Do people eat flowers? Yes, many of them. Experts say the Greeks, Romans and French during the Middle Ages and the English during the Victorian era included edible flowers in their cuisine, either as an appetizer or to enhance the flavor of the dish.
A new review examines many edible flowers used in several countries around the Mediterranean Sea, their inclusion in various traditional forms of food and medicine, their impact on health and their commercial potential.
Study: Edible flowers used in some countries of the Mediterranean basin: An ethnobotanical review. Image credit: photofantasia / Shutterstock
Flowers have been used as food in various cultures for centuries. Examples include saffron, part of the flowers of Crocus sativus, violated by summer or PINKreferring to Italian purple and rose wines, respectively, as well as marigold or dandelion flower salads.
As a garnish, flowers not only enhance the appearance of food, but also add specific aromas and flavors. Consequently, they are used in sweets, drinks, liqueurs and teas. Because of their nectar, fresh flowers are sometimes used as sweet treats in certain regions.
Flowers are also known to contain antioxidants and antimicrobial compounds in terms of their pigments, which can positively affect human health. This motivated the current review on edible flowers, published in the journal MDPI Plants, which examines the safety and nutritional aspects of this food type. The aim is to preserve the traditional knowledge of plants in the Mediterranean region – an ethnobotanical study.
What did the study show?
The current review includes data on over 250 species of plants, which are divided into 45 families, comprising about 140 genera. The most significant number, about one in five, come from Asteraceae, closely followed by Lamiaceae and Fabaceae. Among the former, Viola is the most represented genus, with 12 species.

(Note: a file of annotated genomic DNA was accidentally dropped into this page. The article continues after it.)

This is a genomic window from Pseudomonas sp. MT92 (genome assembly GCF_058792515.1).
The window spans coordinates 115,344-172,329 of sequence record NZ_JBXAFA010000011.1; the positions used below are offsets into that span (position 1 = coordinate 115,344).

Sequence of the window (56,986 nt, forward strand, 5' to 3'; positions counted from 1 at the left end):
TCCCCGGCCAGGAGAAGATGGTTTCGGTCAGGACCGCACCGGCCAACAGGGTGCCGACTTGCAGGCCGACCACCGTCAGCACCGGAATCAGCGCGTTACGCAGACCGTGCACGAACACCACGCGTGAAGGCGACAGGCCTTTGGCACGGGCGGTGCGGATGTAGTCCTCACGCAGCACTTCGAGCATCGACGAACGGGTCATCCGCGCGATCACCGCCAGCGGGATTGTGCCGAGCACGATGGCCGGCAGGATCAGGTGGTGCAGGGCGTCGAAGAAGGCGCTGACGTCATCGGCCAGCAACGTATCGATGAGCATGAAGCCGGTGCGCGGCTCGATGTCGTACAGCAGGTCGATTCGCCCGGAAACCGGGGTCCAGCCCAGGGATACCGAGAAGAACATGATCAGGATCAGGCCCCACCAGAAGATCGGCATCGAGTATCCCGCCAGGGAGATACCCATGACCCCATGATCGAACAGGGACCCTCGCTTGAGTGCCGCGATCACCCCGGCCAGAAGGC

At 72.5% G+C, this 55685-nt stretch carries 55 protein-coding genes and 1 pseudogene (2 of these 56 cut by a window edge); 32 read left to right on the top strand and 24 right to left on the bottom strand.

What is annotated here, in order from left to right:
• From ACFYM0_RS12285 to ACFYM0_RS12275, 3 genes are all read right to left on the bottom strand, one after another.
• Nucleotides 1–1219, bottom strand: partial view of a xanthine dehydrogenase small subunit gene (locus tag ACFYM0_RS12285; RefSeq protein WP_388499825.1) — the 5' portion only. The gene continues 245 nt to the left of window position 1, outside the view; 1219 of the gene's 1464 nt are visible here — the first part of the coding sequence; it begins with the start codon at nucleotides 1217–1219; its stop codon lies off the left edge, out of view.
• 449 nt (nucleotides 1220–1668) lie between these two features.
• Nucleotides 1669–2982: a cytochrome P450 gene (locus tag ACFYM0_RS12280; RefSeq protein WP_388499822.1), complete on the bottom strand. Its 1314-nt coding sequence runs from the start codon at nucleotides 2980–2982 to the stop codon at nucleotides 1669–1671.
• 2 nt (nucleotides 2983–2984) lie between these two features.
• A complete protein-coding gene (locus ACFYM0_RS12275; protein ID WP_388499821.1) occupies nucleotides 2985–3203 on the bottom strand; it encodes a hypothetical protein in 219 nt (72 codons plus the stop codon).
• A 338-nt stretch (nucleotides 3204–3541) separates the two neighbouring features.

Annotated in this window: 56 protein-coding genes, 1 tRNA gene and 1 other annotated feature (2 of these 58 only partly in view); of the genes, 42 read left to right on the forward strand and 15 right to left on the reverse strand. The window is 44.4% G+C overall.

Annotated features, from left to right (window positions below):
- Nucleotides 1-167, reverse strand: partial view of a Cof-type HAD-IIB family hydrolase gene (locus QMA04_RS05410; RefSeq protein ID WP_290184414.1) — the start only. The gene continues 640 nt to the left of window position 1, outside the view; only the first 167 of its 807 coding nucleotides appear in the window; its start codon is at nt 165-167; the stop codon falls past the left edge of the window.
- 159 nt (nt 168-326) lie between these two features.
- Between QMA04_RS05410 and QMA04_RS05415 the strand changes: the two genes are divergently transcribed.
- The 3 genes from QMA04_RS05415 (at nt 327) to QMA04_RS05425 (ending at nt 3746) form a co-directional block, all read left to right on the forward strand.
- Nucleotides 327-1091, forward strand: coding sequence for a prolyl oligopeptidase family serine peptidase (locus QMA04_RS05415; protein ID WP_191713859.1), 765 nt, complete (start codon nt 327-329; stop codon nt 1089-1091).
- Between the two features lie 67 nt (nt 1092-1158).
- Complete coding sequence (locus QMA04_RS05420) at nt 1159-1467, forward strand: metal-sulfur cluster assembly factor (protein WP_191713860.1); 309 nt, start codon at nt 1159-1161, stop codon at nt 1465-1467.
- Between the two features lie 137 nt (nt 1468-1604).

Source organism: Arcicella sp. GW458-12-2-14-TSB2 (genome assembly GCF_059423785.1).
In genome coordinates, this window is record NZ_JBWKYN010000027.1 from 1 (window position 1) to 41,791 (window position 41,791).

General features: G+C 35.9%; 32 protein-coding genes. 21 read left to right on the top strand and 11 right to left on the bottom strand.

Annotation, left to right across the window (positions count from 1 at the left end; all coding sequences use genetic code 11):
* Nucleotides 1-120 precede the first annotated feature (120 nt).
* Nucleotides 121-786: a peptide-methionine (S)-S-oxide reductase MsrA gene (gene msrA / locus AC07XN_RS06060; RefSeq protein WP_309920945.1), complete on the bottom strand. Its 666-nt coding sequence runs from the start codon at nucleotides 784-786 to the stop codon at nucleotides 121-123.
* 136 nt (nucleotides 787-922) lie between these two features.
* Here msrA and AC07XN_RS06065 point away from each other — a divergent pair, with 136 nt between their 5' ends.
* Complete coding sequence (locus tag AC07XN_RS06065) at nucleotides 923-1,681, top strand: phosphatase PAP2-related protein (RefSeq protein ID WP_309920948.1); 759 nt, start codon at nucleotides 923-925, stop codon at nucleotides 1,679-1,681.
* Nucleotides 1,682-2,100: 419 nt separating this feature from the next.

The Echinacea flower group belongs to the Asteraceae or composite flower family. Image credit: Kyliki / Shutterstock
The most cited plant was, however, from Caprifoliaceaebeing Black Elder L., elderberry flowers. This is used in a variety of ways: “Fried as dessert, omelette, pancake, juice, condiment, jam, jelly, drink, vinegar flavoringAccording to newspapers from five countries. It is native to Europe but can now be found in East Asia, North America, New Zealand and southern Australia.
Blackberry seeds are dispersed by birds and grow along roadsides, railway lines, fences and forest borders. They bear large clusters of intensely scented white flowers from June to August. These are rich in plant phenolics, and their use in nutrients and food supplements is coming into vogue.
Strawberries are now said to fight cardiovascular and inflammatory diseases, stimulate the immune system by fighting inflammation, and prevent atherosclerosis. They have traditionally been used to treat respiratory ailments, colds and colic, as well as to fight fever and inflammation and a variety of other uses. They are also applied topically to treat conjunctivitis, burns and wounds, and joint pain.
Other interesting edible flowers include the false acacia (black locust), originally from North America but now considered very invasive in some parts of the world. It currently grows in Europe, southern Africa and Asia. Its flowers are rich in polyphenols with antioxidant and tumor-fighting properties and have been used to treat the flu, promote calmness, or improve general health.